On Sunday afternoon I attended a Christmas choral program at my wife’s parish, Our Lady of Sorrows. The music was wonderful. As I listened to the anthems and carols, I thought on the loss to the world if the secularists should ever succeed in eradicating Christmas from Western cultural life and memory. The secular world is incapable of producing such beauty and grace. Oh how dismal and empty the holiday season would become if the story of Jesus, Mary, and Joseph were to be driven back into the ghetto of the Church. How awful it would be if “Silver Bells,” “Rudolf the Red Nose Reindeer,” and “Frosty the Snow Man” should become the principal fare of the season. All would suffer. All would be impoverished. One does not need to be a believer to appreciate and enjoy the beauty of Christmas. I am reminded of the old professor in “The Bishop’s Wife” who finds himself holding onto the symbols of Christmas, despite his skepticism.

Today I wished a shopkeeper “Merry Christmas.” “How nice,” he said, “to hear someone say ‘Merry Christmas’ instead of ‘Happy Holidays.’”

With all our heart and energies, Christians and all folk of good will must resist the political campaign to eliminate Christmas. This campaign ultimately flows from a barbarism of sentiment, drivel, violence and greed. The world may not know it, but it needs the story and music of Christmas. The world may not know it, but it needs to annually hear and experience the divine promise of peace and joy.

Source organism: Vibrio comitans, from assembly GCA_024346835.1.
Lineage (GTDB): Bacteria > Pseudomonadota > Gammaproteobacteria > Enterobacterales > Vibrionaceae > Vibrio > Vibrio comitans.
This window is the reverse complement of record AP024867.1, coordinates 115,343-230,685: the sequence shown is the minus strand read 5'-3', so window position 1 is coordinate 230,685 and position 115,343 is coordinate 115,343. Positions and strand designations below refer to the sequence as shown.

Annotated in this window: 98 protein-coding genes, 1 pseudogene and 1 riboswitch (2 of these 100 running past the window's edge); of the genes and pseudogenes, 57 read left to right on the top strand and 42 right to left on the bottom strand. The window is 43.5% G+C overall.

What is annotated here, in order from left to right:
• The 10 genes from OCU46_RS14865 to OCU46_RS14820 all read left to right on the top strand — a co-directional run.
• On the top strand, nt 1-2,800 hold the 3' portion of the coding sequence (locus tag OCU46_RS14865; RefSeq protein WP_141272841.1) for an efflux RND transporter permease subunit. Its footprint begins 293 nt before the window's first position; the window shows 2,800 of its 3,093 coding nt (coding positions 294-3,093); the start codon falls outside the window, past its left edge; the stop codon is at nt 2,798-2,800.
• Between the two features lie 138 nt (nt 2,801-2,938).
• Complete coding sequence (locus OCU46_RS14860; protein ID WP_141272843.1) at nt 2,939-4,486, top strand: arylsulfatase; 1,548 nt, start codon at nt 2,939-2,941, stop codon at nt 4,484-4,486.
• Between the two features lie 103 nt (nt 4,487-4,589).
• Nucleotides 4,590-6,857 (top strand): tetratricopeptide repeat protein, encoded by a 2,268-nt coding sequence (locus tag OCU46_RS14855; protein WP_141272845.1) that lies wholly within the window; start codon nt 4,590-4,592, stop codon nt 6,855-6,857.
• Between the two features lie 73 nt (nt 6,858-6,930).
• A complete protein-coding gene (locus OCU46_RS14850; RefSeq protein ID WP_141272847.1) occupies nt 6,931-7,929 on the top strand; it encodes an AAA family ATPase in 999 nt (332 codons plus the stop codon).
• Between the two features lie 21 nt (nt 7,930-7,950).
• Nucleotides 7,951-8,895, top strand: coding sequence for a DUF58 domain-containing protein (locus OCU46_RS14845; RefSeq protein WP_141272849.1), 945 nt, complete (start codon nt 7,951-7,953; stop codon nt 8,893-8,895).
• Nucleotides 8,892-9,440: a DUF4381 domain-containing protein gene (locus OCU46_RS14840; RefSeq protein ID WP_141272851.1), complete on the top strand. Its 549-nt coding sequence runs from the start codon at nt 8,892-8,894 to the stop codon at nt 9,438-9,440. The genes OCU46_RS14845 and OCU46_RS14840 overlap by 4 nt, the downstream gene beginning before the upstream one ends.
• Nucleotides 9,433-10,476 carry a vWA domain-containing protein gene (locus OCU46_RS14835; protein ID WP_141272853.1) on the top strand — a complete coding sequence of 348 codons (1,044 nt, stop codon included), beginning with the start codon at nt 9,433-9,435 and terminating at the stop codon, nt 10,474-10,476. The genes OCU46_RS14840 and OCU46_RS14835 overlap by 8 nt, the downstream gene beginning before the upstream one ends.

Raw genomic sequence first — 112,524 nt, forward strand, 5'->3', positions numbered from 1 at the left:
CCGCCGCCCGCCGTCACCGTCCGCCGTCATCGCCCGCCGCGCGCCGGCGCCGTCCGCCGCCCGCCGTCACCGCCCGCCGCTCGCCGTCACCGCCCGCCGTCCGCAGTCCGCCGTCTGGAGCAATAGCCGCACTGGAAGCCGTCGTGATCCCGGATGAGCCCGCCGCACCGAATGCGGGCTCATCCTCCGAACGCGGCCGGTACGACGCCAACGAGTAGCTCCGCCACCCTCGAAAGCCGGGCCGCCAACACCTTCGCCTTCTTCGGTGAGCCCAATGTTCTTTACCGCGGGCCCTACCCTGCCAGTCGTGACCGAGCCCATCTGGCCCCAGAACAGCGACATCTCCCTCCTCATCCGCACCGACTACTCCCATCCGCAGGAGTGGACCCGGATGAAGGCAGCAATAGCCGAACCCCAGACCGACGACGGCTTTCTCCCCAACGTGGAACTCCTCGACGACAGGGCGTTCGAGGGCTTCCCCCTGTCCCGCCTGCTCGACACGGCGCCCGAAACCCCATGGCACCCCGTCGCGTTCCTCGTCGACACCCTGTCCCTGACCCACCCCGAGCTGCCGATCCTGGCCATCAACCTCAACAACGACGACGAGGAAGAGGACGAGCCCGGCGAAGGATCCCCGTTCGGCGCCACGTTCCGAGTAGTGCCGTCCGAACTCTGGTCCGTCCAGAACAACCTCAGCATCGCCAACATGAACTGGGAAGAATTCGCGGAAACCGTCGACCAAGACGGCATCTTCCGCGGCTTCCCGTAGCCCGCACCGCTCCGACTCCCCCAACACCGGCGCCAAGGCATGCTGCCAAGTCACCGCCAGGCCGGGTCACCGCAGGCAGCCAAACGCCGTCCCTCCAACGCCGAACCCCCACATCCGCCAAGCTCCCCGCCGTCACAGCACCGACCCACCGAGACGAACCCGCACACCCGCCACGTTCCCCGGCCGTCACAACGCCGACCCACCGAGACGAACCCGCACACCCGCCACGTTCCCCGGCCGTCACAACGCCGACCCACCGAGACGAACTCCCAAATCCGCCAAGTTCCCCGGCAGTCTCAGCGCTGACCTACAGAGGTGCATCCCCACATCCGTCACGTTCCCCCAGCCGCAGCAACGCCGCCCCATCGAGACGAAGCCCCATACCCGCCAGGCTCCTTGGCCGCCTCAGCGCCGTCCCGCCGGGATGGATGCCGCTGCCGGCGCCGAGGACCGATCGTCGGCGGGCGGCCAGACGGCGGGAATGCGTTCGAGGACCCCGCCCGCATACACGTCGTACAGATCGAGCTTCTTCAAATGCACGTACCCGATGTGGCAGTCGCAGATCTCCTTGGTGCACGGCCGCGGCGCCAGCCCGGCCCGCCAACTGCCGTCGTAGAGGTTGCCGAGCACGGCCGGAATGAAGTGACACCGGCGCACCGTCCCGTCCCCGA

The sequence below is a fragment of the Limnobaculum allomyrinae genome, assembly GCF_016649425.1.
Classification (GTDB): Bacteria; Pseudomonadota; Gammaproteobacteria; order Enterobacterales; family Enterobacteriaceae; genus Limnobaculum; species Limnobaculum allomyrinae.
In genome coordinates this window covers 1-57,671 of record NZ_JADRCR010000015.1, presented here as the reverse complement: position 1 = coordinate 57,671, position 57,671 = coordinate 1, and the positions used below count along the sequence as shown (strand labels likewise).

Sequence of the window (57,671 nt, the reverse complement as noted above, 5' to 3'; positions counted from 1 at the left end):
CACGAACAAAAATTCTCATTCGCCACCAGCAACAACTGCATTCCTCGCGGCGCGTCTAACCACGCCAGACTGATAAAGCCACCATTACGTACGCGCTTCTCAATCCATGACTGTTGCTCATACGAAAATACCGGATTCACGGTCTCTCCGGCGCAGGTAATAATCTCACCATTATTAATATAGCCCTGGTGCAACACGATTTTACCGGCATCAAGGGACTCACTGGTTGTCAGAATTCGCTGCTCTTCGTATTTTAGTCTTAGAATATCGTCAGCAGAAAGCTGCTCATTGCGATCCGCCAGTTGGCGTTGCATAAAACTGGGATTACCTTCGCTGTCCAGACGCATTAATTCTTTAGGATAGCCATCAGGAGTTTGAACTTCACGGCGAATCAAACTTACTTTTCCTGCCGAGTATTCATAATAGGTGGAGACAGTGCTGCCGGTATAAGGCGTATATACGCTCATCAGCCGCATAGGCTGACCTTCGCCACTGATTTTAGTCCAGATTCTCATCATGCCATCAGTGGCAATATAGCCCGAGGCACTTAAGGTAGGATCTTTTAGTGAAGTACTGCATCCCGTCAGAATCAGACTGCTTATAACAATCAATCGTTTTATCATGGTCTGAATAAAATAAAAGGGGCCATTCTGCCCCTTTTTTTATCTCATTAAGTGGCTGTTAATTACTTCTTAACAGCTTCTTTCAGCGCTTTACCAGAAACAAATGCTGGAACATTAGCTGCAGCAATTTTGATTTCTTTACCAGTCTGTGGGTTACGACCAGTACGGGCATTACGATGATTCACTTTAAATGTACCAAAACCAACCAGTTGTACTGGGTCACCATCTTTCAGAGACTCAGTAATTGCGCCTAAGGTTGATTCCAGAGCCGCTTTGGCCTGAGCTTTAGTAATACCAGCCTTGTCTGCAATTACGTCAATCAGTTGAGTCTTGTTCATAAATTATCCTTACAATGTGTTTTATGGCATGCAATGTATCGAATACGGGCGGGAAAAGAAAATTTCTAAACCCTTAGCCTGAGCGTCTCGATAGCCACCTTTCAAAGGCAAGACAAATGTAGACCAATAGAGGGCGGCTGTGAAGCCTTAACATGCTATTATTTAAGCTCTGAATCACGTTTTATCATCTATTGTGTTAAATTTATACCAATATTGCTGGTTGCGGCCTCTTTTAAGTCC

Merry Christmas!

Wednesday, December 20, 2006

Ampliative development of doctrine

My friend, the philosopher Scott Carson, has recently put up a post entitled Further Notes on Ampliative and Non-ampliative Inference, which is ultimately about the endlessly controversial idea of the development of doctrine (DD). He holds that DD entails only "non-ampliative" inference, i.e., strictly deductive inference from whatever the relevant data happen to be. By contrast, "ampliative" inference is not strictly deductive. I disagree with Scott. I want to argue here that authentic DD sometimes does involves ampliative inference.

Scott does an excellent job of explaining what's involved in the two types of inference. To sum up, he writes:

When the argument form is inductive rather than deductive, the information in the conclusion is actually new, and there is no guarantee that it is true even if all of the premises are true.

Inductions, then, are ampliative in the sense that they claim something above and beyond what the premises claim. Deductions, by contrast, are non-ampliative, because their conclusions do not state anything different from what the premises collectively tell us. Doctrine develops only deductively, not inductively hence, doctrine develops only in a non-ampliative manner.

The difficulty with that distinction is that, even if it's exhaustive in principle, it does not distinguish among different sorts of "induction" and therefore cannot tell us what would be distinctive about ampliative DD, if there is such a thing.